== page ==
Total 3,395 km (2,110 mi)

Race overviewEdit

The first decisive stage was the first individual time trial, won by Dutch rider Erik Breukink. The big surprise that day was pure climber Jesús Montoya who managed second on the stage and took the leader's jersey. Rominger, suffering from a concussion and a knee injury due to an earlier crash, lost almost three minutes.

Two days later, during the queen stage in the Pyrenees, with 5 major mountain passes ending with the ascensions of the Tourmalet and Luz Ardiden, the names of the contenders became clear, as Mauri lost over forty minutes and Rominger dropped the other contenders on the final climb, to finish second to the stage winner Lale Cubino who had spent the day in a breakaway. Cubino, who until then seemed like a candidate for the overall win, lost time on the ascension of Lagos de Covadonga, where Delgado took the stage and rose to second overall. Montoya limited his losses to Delgado, and Rominger finished right with him after being initially dropped.

As Montoya and Delgado closely marked each other's attacks, they were unable to increase their advantage on Rominger who took the lead with a commanding performance in the final flat time trial. After this, Montoya and Delgado joined forces over the final mountain stage, but were unable to unseat Rominger who once again won the stage.

Thus, Rominger became the first Swiss rider to win the Vuelta. He was joined on the final podium by Jesús Montoya and Pedro Delgado.

DopingEdit

Óscar Vargas initially won stage 20, but tested positive for caffeine in the subsequent doping test. He was stripped of his result and given a three-month suspension.[4]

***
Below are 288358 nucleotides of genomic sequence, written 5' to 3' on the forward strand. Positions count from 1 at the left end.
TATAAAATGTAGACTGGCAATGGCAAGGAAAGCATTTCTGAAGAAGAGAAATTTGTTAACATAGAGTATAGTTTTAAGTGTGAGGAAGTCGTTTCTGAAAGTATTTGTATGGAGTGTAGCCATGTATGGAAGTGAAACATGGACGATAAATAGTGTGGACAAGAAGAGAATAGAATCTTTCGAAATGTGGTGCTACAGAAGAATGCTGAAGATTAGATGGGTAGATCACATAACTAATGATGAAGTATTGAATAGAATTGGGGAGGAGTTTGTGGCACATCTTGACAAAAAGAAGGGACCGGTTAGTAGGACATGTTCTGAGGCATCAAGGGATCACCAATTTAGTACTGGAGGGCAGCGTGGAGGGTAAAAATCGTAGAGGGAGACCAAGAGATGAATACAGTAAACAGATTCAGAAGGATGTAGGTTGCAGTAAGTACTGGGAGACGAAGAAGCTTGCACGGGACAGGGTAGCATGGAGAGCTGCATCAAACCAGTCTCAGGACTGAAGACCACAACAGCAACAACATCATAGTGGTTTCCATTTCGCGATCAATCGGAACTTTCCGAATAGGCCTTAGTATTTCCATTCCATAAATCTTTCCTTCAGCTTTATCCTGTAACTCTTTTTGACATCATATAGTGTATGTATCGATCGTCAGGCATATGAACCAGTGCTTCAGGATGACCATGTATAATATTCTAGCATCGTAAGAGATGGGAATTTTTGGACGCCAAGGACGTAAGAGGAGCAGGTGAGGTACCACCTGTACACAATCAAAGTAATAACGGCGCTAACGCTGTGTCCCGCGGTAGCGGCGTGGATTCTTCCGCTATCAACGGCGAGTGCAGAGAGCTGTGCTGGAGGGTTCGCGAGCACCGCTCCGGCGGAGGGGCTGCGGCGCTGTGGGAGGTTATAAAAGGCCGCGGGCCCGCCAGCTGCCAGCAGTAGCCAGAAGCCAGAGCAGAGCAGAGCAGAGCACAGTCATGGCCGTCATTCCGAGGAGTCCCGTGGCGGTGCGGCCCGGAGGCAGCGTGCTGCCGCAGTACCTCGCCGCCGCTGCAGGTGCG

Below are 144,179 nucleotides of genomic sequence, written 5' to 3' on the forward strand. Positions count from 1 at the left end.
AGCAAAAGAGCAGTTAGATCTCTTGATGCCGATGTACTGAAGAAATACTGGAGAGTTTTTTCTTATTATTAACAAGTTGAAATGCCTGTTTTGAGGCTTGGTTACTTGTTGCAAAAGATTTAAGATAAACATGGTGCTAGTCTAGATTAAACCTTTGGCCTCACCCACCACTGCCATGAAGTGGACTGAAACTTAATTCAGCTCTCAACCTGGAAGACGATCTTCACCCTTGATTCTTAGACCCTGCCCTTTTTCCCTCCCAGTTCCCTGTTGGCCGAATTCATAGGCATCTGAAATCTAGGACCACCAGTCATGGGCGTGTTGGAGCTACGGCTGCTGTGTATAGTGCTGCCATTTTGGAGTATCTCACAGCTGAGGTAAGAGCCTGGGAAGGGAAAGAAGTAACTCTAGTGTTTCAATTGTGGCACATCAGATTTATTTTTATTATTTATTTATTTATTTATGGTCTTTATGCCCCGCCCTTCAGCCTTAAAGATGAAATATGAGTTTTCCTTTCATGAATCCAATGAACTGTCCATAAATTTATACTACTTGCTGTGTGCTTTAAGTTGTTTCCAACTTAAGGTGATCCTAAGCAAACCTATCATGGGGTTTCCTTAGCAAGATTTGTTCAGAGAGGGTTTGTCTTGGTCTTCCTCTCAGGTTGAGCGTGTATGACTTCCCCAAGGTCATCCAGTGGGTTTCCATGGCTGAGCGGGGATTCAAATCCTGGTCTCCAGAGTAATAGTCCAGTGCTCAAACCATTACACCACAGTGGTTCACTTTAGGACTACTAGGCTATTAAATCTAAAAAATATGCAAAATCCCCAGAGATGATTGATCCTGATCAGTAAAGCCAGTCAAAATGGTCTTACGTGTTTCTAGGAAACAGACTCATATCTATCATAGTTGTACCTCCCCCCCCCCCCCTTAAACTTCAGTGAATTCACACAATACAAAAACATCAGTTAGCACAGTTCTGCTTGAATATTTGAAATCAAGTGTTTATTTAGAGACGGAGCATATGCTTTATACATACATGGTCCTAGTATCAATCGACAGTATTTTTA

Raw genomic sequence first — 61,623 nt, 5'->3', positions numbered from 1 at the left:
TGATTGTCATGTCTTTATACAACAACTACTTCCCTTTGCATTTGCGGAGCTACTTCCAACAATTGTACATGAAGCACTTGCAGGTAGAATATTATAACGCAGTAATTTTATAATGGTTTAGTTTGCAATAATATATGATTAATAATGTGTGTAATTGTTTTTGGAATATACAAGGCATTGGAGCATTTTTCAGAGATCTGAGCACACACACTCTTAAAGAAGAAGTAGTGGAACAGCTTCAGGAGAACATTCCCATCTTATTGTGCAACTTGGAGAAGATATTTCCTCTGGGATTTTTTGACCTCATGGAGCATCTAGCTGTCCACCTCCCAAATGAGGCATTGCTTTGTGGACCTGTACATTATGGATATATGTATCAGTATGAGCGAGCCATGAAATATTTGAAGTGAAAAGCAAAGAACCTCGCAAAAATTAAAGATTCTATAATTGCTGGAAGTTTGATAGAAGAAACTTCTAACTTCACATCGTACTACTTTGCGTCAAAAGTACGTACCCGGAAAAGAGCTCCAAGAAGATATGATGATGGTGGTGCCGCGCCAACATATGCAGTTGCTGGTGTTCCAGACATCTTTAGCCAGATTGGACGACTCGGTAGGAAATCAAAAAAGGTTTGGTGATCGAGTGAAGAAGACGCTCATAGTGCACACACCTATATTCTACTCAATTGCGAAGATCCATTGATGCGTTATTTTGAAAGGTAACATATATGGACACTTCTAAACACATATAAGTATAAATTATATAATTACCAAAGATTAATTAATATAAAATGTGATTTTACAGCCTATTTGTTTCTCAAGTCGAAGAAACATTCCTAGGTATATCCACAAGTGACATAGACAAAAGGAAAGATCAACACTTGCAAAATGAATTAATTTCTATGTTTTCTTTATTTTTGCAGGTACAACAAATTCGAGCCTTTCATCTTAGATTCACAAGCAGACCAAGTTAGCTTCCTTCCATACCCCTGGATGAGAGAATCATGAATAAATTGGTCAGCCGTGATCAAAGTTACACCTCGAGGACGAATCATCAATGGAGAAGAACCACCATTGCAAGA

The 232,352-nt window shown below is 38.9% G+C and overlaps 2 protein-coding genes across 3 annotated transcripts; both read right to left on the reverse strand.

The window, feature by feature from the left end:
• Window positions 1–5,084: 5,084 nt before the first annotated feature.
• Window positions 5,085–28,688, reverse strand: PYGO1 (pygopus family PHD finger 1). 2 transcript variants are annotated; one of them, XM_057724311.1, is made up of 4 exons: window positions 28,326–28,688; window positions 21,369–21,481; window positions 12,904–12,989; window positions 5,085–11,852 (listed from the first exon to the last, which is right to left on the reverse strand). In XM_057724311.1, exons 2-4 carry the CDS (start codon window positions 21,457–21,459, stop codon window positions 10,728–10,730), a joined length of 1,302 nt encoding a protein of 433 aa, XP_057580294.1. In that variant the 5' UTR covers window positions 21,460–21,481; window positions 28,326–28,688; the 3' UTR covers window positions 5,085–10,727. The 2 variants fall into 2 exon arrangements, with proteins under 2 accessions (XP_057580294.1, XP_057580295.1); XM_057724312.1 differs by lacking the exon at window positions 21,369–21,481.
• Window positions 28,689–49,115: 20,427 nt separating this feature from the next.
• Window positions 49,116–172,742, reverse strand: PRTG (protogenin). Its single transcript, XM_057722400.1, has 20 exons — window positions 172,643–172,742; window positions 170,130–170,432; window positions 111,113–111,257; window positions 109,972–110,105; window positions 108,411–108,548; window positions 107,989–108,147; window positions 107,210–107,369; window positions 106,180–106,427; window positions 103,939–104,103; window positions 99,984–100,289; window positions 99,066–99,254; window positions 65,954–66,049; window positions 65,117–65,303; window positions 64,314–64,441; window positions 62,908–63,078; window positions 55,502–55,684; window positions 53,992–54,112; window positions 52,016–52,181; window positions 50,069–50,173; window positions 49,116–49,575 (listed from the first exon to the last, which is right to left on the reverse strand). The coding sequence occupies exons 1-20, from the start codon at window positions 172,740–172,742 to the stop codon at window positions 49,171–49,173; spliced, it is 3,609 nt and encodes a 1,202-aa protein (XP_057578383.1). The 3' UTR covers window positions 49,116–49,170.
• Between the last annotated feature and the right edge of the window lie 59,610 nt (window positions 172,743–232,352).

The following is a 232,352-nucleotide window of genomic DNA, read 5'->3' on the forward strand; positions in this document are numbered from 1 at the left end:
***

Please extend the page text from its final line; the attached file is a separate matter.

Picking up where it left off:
ResultsEdit

Final General ClassificationEdit

Rank Rider Team Time
1   Tony Rominger CLAS-Cajastur 96h 14' 50"
2   Jesús Montoya Amaya Seguros 1' 04"
3   Pedro Delgado Banesto 1' 42"
4   Marco Giovannetti Gatorade - Chateau D'ax 5' 19"
5   Federico Echave CLAS-Cajastur 5' 34"
6   Laudelino Cubino Amaya Seguros 6' 24"
7   Fabio Parra Amaya Seguros 7' 24"
8   Raúl Alcalá PDM-Concorde 12' 50"
9   Francisco Javier Mauleón CLAS-Cajastur 15' 44"
10   Steven Rooks Buckler 18' 57"
11   Gert-Jan Theunisse TVM-Sanyo 19' 39"
12   Pello Ruiz Cabestany Gatorada-Chateaux d'Ax 19' 41"
13   Luis Camargo Ryalco-Postobon
14   Stephen Roche Carrera Jeans–Vagabond
15   Johan Bruyneel ONCE
16   Hernán Buenahora Kelme-Don Café
17   William Palacio Ryalco-Postobon
18   Piotr Ugrumov Seur
19   Edgar Corredor Sicasal-Arcal
20   Robert Millar TVM-Sanyo
21   Fabio Rodríguez Clas-Cajastur
22   Carlos Hernández Bailo Lotus-Festina
23   Jon Unzaga Bombin Clas-Cajastur
24   Arsenio González Clas-Cajastur
25   Luis Perez Garcia Lotus-Festina

ReferencesEdit

  1. ^ http://hemeroteca-paginas.mundodeportivo.com/EMD01/HEM/1992/05/18/MD19920518-034.pdf
  2. ^ "1992 » 47th Vuelta a Espana". Procyclingstats. Retrieved 25 July 2018.
  3. ^ "47ème Vuelta a España 1992". Memoire du cyclisme (in French). Archived from the original on 12 January 2005.
  4. ^ "Óscar Vargas, positivo". El País (in Spanish). 29 May 1992. Retrieved 12 March 2019.

External linksEdit